A local woman with a history of suicidal thoughts says it is important to connect with your community.
Vicki Wise, of Albert Town, says she supports a suicide prevention workshop taking place tonight in Wanaka that aims to help people recognise the signs and to keep people safe.
The workshop, run by Life Matters Suicide Prevention Trust, will help people regardless of prior experience or training become a suicide alert helper.
Ms Wise said she had made several suicide attempts, and wanted to tell her story because she didn’t want others to go through what she had experienced.
Ms Wise became unwell when she tried to project manage building her new house about four years ago.
At the same time she was working full-time, and was stressed by money issues related to her house build.
‘‘That was a little too much for my brain.
‘‘So essentially I had a nervous breakdown.’’
Ms Wise had previously self harmed, and knew she was in trouble so got in touch with her GP.
‘‘Off the back of that I ended up in hospital, because I was having suicidal thoughts.’’
Over the past few years she had several episodes including stays at Dunedin Hospital, and was given electro-convulsive therapy as well as prescription drugs.
About two years she was diagnosed with bipolar II disorder so she had mood swings — ‘‘it’s up and down, and when it is up it’s fantastic’’.
‘‘The highs are amazing, I get so much done, I think I’m the greatest person in the world, but then the lows will get you, and you’ll crash.’’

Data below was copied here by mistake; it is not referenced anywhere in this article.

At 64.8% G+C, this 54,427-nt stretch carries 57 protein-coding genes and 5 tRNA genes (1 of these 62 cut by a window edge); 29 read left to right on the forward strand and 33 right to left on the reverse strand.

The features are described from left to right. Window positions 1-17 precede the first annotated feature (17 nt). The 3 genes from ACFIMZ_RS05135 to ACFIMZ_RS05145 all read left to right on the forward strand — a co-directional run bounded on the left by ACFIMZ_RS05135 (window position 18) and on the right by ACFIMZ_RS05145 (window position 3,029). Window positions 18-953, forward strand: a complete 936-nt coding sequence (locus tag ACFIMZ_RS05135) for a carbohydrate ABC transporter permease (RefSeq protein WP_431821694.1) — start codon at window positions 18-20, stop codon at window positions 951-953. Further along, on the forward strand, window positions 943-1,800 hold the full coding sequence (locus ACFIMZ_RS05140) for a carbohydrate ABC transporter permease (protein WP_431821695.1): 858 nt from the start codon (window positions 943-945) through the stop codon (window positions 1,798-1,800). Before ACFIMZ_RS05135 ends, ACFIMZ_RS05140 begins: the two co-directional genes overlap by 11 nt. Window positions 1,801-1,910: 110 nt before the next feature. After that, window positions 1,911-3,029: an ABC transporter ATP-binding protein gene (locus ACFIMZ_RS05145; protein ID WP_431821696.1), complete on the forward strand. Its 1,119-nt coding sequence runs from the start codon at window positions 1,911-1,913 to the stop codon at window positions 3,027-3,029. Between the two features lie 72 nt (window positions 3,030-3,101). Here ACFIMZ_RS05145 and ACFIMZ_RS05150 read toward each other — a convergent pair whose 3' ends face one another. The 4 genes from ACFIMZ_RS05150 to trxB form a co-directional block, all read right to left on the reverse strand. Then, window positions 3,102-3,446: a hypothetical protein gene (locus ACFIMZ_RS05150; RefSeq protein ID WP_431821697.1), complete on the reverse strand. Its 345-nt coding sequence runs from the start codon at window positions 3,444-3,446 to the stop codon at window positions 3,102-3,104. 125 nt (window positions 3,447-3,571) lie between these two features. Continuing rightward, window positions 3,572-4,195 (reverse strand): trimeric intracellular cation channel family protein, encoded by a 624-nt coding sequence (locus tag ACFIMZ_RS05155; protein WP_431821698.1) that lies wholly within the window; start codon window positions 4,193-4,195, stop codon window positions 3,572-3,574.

It had taken some time to find the right combination of therapies for her.
‘‘With people who are wanting to attempt suicide it is not that they want to die necessarily.’’ ‘‘A lot of the time you just want to take the pain away, or you want to take the pressure away,’’ Ms Wise said.
However, having friends and connections in the community were important because they could ‘‘check in’’ if there was a change in behaviour.
Sometimes people under stress would withdraw, or change their character.
Being able to ‘‘rally round’’ and stay with a person when they were having dark thoughts was a way to help stabilise.
‘‘In my opinion you don’t stay suicidal 24/7. It fluctuates.’’
These were the moments when it was important to reach out and make sure you communicate with someone else.
People ‘‘put on brave faces’’ but it was ‘‘brave to be vulnerable’’ and acknowledge when you needed help, she said.
‘‘It is OK to have suicidal thoughts, but you don’t need to act on it — it will pass.’’
Life Matters Suicide Prevention Trust chairwoman Corinda Taylor said most people with thoughts of suicide did not truly want to die, but were struggling with the pain in their lives.
The workshop could help people recognise the signs of someone in distress and help take action by connecting them with life-saving intervention resources.
★ The safeTALK Suicide Prevention Workshop will be held at Edgewater Hotel, Sargood Dr, Wanaka, on Thursday, February 13 from 6pm to 10pm. For details email email@example.com
Where to get help:
Healthline: 0800 611-116 0800
Lifeline: 0800 54 33 54 or free text HELP 4357
Suicide Crisis Helpline: 0508 828-865 (0508 TAUTOKO)
Samaritans: 0800 726-666
Alcohol Drug Helpline: 0800 787-797
General mental health inquiries: 0800 443-366
Depression Helpline: 0800 111-757
Free counsellor: Call or text 1737